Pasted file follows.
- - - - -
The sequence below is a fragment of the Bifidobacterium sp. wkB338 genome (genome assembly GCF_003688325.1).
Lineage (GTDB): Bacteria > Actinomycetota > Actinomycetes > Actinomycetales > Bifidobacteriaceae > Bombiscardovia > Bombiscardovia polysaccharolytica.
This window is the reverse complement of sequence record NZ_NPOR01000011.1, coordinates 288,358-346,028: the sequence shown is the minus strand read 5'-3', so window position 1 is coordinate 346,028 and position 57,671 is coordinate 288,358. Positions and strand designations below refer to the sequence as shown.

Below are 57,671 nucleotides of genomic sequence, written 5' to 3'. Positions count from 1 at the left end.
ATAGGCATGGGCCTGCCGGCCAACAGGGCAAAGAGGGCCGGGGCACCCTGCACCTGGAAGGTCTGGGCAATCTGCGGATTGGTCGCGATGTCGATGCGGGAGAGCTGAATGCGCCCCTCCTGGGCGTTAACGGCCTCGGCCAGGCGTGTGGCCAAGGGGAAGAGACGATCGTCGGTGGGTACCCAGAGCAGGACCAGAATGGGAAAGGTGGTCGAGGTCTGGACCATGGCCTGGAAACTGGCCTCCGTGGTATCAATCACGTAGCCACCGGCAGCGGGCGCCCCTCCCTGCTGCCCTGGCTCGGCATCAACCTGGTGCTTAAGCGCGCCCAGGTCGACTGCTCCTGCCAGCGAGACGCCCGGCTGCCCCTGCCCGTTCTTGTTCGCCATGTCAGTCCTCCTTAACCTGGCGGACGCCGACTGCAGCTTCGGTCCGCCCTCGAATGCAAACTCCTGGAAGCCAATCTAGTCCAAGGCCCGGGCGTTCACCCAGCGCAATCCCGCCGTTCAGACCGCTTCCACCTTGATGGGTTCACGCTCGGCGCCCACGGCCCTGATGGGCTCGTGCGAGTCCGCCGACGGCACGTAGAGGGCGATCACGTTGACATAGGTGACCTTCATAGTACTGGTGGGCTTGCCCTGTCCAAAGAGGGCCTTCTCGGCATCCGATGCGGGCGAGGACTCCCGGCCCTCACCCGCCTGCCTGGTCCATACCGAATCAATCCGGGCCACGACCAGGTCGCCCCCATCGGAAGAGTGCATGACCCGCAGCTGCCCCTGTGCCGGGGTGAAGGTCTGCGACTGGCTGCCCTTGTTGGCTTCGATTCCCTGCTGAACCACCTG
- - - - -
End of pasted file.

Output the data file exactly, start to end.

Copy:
The sequence below is a fragment of the Bifidobacterium sp. wkB338 genome (genome assembly GCF_003688325.1).
Lineage (GTDB): Bacteria > Actinomycetota > Actinomycetes > Actinomycetales > Bifidobacteriaceae > Bombiscardovia > Bombiscardovia polysaccharolytica.
This window is the reverse complement of sequence record NZ_NPOR01000011.1, coordinates 288,358-346,028: the sequence shown is the minus strand read 5'-3', so window position 1 is coordinate 346,028 and position 57,671 is coordinate 288,358. Positions and strand designations below refer to the sequence as shown.

Below are 57,671 nucleotides of genomic sequence, written 5' to 3'. Positions count from 1 at the left end.
ATAGGCATGGGCCTGCCGGCCAACAGGGCAAAGAGGGCCGGGGCACCCTGCACCTGGAAGGTCTGGGCAATCTGCGGATTGGTCGCGATGTCGATGCGGGAGAGCTGAATGCGCCCCTCCTGGGCGTTAACGGCCTCGGCCAGGCGTGTGGCCAAGGGGAAGAGACGATCGTCGGTGGGTACCCAGAGCAGGACCAGAATGGGAAAGGTGGTCGAGGTCTGGACCATGGCCTGGAAACTGGCCTCCGTGGTATCAATCACGTAGCCACCGGCAGCGGGCGCCCCTCCCTGCTGCCCTGGCTCGGCATCAACCTGGTGCTTAAGCGCGCCCAGGTCGACTGCTCCTGCCAGCGAGACGCCCGGCTGCCCCTGCCCGTTCTTGTTCGCCATGTCAGTCCTCCTTAACCTGGCGGACGCCGACTGCAGCTTCGGTCCGCCCTCGAATGCAAACTCCTGGAAGCCAATCTAGTCCAAGGCCCGGGCGTTCACCCAGCGCAATCCCGCCGTTCAGACCGCTTCCACCTTGATGGGTTCACGCTCGGCGCCCACGGCCCTGATGGGCTCGTGCGAGTCCGCCGACGGCACGTAGAGGGCGATCACGTTGACATAGGTGACCTTCATAGTACTGGTGGGCTTGCCCTGTCCAAAGAGGGCCTTCTCGGCATCCGATGCGGGCGAGGACTCCCGGCCCTCACCCGCCTGCCTGGTCCATACCGAATCAATCCGGGCCACGACCAGGTCGCCCCCATCGGAAGAGTGCATGACCCGCAGCTGCCCCTGTGCCGGGGTGAAGGTCTGCGACTGGCTGCCCTTGTTGGCTTCGATTCCCTGCTGAACCACCTG